Hope you had a good Monday :)


-- Chris L. "Don't Dream it, Be it."- (Purveyors of Portable Fun and Fidgets)

View William's profile


9949 posts in 2805 days

#6 posted 07-19-2011 04:55 PM

There’s nothing wrong with those “crap” tools if they get the job done when you can’t afford better. I was having a discussion just last night with my wife about all my “crap” tools. I have about exactly three good name brand quality tools in my entire shop. Pretty much everything else is “what I can afford”.
By the way, since you’re “scroll girl”. This discussion started because of some scroll saw issues I was having. My frankenstein/Delta scroll saw is about on it’s last death rattle. I was upset that it has gotten so bad. The problem is I was breaking blades at a rate of about a a dozen and a half an hour and couldn’t figure out why. Usually this indicates a problem somewhere with the saw. I’ve wanted to afford a better saw for a couple of years now, but it hasn’t been in the cards. After griping a while about it, threatening to throw it out the door, then taking a cool down period (a time out), I stopped everything and figured out what was happening. Then I figured out a way to fix it like I have for so long.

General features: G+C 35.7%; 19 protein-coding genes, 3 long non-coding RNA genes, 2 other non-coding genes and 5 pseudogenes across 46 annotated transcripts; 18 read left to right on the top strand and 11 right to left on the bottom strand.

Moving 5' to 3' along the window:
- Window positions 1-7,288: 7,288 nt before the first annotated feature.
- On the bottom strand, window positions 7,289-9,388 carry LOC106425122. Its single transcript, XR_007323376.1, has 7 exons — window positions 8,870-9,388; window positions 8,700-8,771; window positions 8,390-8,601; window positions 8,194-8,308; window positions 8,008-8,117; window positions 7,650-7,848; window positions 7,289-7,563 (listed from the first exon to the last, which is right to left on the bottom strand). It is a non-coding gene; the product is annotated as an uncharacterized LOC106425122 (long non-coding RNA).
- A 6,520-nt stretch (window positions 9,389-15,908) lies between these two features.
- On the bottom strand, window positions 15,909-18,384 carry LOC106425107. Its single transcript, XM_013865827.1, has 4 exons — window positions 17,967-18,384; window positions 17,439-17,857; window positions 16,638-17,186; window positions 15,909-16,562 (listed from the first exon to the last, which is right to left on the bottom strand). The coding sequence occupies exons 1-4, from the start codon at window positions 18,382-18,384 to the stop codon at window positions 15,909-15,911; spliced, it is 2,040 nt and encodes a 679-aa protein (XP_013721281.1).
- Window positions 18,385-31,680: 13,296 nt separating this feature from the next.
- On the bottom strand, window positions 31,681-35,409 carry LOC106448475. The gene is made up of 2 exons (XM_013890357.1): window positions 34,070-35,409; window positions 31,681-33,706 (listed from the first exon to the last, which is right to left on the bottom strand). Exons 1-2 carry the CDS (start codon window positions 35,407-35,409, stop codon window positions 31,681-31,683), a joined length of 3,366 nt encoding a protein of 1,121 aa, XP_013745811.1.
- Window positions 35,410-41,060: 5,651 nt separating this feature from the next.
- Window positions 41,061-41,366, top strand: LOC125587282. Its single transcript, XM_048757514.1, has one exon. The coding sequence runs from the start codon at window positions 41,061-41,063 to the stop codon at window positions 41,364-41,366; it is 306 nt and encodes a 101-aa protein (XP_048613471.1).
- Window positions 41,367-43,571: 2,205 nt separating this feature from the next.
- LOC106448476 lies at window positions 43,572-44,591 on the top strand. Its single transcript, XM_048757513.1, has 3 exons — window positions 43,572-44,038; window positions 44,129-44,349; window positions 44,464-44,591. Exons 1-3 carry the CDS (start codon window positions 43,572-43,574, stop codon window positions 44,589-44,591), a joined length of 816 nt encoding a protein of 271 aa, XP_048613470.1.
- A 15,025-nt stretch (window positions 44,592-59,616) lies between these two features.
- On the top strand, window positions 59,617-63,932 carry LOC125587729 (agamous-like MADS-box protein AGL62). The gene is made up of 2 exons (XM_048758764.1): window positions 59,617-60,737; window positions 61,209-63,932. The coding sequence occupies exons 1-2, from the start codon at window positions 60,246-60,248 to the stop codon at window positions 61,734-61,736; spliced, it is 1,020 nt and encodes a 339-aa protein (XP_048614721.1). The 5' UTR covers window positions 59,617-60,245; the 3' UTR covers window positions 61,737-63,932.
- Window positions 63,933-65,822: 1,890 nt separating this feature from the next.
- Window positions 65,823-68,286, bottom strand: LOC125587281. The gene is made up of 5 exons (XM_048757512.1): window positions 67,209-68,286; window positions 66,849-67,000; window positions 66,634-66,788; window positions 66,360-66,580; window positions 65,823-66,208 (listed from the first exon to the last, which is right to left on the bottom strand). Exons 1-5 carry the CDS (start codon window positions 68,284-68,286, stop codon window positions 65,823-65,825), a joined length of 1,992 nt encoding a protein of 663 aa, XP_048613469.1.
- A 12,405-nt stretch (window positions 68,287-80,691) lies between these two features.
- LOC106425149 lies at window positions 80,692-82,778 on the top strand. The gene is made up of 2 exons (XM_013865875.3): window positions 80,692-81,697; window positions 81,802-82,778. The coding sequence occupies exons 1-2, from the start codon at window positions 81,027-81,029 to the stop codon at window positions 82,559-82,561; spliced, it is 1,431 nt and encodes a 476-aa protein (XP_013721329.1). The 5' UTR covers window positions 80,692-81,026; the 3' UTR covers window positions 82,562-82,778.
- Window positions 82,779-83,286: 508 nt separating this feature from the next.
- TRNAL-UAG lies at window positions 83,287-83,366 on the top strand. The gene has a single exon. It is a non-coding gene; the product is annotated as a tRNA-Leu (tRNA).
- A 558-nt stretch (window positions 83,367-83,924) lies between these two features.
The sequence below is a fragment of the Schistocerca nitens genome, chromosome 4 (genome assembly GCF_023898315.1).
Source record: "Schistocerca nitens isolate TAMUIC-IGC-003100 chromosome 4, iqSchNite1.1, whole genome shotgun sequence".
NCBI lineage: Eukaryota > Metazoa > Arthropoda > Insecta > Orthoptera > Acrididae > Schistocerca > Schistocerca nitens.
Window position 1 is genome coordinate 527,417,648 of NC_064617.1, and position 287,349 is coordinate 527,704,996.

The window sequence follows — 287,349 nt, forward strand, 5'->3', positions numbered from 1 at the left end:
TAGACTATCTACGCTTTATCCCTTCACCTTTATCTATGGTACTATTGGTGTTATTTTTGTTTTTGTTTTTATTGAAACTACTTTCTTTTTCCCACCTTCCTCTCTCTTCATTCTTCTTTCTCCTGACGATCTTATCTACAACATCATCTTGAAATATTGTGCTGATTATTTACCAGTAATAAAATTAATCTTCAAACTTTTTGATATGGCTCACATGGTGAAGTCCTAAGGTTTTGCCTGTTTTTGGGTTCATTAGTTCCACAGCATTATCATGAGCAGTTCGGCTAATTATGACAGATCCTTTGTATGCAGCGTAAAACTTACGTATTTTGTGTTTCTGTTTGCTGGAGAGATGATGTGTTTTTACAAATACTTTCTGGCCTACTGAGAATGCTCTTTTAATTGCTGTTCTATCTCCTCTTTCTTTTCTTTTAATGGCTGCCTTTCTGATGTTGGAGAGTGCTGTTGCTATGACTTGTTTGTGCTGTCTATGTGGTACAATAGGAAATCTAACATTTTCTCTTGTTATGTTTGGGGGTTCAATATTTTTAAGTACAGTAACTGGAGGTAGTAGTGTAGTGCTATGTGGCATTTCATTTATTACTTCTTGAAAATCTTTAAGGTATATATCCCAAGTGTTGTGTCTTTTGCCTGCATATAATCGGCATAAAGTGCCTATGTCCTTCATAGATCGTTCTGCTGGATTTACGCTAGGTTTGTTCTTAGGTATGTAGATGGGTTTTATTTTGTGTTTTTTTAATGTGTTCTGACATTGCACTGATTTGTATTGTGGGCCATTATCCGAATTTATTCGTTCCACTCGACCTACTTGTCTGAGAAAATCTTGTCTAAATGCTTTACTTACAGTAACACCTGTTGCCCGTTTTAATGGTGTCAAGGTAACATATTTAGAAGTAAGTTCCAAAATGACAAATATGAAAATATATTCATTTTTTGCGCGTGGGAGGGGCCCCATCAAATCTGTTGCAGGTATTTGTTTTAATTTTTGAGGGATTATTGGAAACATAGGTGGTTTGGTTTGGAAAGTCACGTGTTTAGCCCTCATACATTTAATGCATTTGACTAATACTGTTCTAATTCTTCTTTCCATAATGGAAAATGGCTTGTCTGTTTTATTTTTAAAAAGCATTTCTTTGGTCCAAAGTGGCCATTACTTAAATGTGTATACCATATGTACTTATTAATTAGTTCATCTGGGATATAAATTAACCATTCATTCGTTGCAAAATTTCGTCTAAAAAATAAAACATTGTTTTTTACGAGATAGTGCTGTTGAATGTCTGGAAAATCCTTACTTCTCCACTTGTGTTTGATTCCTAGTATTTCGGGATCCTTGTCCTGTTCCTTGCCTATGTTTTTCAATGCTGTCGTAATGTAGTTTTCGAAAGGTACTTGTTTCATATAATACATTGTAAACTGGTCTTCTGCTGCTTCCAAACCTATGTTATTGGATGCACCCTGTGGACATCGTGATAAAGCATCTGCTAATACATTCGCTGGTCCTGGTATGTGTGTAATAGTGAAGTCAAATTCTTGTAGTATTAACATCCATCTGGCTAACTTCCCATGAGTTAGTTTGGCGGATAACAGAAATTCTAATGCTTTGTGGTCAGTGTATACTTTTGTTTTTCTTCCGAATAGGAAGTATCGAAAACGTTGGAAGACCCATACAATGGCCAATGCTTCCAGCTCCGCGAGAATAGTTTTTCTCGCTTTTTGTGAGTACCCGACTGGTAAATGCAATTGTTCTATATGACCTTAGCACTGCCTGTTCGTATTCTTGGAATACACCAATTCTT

My point is, those “crap” tools do have a place. As bad as some of them are, if it weren’t for the cheap price of some of them, some of us wouldn’t be able to do wood work. I agree 110% the old phrase I hear so aften about buying the best you can afford. The problem is that some of us can’t afford very much.


View Sheila Landry (scrollgirl)'s profile

Sheila Landry (scrollgirl)

9222 posts in 2882 days

#7 posted 07-19-2011 05:15 PM

That’s why I have them, William! They are the best that I can afford. And as I said – they really do an adequate job in most cases.

Sheila :D